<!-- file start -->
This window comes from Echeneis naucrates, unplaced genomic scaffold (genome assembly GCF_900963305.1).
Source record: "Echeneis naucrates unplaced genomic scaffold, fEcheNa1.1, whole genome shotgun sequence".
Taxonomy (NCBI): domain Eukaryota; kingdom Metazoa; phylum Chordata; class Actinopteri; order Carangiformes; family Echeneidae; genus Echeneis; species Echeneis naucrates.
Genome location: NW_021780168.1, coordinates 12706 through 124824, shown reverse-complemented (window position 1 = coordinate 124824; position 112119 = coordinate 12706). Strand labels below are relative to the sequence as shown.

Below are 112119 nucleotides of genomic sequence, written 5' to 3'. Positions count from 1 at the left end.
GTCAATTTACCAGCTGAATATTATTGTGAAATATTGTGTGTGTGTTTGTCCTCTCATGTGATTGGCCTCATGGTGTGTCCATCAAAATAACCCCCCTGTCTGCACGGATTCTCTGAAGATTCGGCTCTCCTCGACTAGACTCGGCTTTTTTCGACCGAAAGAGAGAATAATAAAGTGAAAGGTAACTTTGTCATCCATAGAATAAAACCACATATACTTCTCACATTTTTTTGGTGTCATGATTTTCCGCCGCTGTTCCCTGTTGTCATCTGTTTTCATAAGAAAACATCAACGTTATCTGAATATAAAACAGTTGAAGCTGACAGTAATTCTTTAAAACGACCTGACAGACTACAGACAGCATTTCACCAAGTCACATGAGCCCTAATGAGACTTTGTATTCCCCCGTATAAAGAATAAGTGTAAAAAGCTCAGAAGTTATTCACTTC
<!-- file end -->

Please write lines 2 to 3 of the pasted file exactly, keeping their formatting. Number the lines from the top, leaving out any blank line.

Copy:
Source record: "Echeneis naucrates unplaced genomic scaffold, fEcheNa1.1, whole genome shotgun sequence".
Taxonomy (NCBI): domain Eukaryota; kingdom Metazoa; phylum Chordata; class Actinopteri; order Carangiformes; family Echeneidae; genus Echeneis; species Echeneis naucrates.